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vol.110 número8COVID-19 in pregnancy in South Africa: Tracking the epidemic and defining the natural historyManagement of community-acquired pneumonia in children: South African Thoracic Society guidelines (part 3) índice de autoresíndice de assuntospesquisa de artigos
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SAMJ: South African Medical Journal

versão On-line ISSN 2078-5135
versão impressa ISSN 0256-9574

SAMJ, S. Afr. med. j. vol.110 no.8 Pretoria Ago. 2020 



Managing and preventing childhood pneumonia in South Africa: Updated South African guidelines



The two articles in this edition of CME follow up on those in the previous edition, i.e. epidemiology/aetiology and diagnosis of community-acquired pneumonia (CAP) in children.[1,2] The articles in this issue cover recommendations on management and prevention of childhood pneumoniae[3,4]

Management of a child with cough or difficult breathing needs a context. Most coughs are due to upper respiratory tract infections (URTIs) - almost all are viral in aetiology and rarely require antibiotics. The World Health Organization (WHO) added to that strategy, recommending that children with acute cough, who are not 'fast breathing', have by definition a URTI and do not need antibiotics.[5] Two major consequences as a result of inappropriate antibiotic use include emergence of antimicrobial resistance and dysbiosis of the human microbiome. Both of these contribute to morbidity and mortality.

We are in the midst of the COVID-19 pandemic and, unfortunately, COVID-19 overlaps with seasonal upper and lower respiratory tract infections. In South Africa (SA), autumn is characterised by respiratory syncytial virus (RSV) and rhinovirus paediatric bronchiolitis, followed by seasonal influenza outbreaks.[6] These conditions may be clinically indistinguishable from COVID-19.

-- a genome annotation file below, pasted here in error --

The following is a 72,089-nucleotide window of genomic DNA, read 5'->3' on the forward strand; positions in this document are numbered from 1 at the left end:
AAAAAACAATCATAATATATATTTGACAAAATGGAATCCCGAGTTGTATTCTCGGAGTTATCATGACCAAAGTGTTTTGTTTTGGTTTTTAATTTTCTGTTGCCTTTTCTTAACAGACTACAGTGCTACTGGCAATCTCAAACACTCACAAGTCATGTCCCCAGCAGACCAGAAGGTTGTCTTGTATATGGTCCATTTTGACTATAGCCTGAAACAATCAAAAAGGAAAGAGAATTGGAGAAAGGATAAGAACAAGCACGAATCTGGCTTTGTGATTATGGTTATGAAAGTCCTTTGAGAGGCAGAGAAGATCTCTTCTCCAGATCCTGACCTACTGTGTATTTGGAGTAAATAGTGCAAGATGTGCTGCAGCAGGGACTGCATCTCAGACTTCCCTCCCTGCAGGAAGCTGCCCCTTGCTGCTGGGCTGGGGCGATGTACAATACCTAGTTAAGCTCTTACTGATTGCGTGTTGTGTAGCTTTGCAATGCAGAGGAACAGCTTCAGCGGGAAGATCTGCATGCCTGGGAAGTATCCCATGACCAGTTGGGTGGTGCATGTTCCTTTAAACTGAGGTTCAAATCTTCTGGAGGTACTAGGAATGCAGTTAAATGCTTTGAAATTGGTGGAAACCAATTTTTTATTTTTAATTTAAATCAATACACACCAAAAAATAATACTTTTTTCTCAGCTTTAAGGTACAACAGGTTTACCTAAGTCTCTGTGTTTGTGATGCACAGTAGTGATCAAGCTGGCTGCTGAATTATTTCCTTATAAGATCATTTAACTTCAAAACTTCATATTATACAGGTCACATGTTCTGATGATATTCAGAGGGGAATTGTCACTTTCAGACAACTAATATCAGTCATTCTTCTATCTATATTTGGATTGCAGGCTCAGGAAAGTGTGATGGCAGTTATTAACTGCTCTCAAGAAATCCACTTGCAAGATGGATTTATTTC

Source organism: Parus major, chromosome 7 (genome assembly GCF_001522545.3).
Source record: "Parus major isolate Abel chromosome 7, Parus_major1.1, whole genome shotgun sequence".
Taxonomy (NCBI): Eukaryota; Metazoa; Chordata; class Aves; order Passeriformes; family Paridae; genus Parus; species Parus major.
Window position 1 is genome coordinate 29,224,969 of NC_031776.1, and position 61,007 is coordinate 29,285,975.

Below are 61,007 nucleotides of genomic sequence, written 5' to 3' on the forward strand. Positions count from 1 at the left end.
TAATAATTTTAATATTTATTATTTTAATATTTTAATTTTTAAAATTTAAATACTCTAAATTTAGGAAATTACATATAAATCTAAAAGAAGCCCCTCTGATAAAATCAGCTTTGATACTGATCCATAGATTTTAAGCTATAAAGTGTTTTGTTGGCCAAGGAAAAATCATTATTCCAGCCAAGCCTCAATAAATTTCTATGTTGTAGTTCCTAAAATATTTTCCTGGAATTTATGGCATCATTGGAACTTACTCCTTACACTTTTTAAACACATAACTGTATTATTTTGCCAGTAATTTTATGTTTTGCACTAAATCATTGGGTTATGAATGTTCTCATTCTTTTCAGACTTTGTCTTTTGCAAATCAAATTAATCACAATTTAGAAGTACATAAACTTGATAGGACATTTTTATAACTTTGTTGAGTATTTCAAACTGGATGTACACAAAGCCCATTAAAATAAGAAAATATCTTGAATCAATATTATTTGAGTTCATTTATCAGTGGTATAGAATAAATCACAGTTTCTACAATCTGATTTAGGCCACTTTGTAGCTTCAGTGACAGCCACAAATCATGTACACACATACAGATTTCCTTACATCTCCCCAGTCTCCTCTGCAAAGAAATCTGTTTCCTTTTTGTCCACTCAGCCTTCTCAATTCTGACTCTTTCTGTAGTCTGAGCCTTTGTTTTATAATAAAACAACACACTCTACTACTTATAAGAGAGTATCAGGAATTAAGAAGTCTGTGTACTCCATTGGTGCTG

Respiratory viruses are the leading cause of pneumonia, including two-thirds of young children requiring hospitalisation.[1] RSV also causes approximately one-third of all hospitalisations due to pneumonia. Other viruses associated with pneumonia include influenza virus, parainfluenza virus, human metapneumovirus, rhinovirus and adenovirus.

Judicious utilisation of antibiotics is fundamental, especially with the ever-increasing resistance of common pathogens to widely used antimicrobial agents. There is no evidence that antibiotics influence the course of milder forms of COVID-19.

In contrast, antibiotics for bacterial pneumonia or severe pneumonia are life saving. Globally, ~800 000 children die each year from pneumonia and lack of access to care or antibiotic therapy; in SA, ~4 000 children die per year from pneumonia. Given advances in prevention, including pneumococcal conjugate vaccine (PCV) and Haemophilus influenzae type b conjugate vaccine (HibCV), the spectrum of bacteria causing pneumonia has changed, reflected by an increased prevalence of non-typable H. influenzae and Staphylococcus aureus. Co-infection with bacteria or other respiratory viruses is common in hospitalised children. Furthermore, Mycobacterium tuberculosis often occurs in SA children hospitalised with CAP or those with pneumonia and household or community exposure. The current revised strategy for antibiotic treatment of CAP, outlined in this edition of CME, includes:[3]

Oral amoxicillin (45 mg/kg/dose bid; 90 mg/kg/day) is the treatment of choice for children with pneumonia treated in the ambulatory setting.

Treatment duration should be 5 days for children managed as outpatients, with review in 3 days to evaluate response.

Treatment should be switched to co-amoxiclavulanate if there is clinical deterioration, and the child should be referred for investigation.

Co-amoxiclavulanate (intravenously or orally) is the treatment of choice for children >1 month of age with severe pneumonia, who require hospitalisation.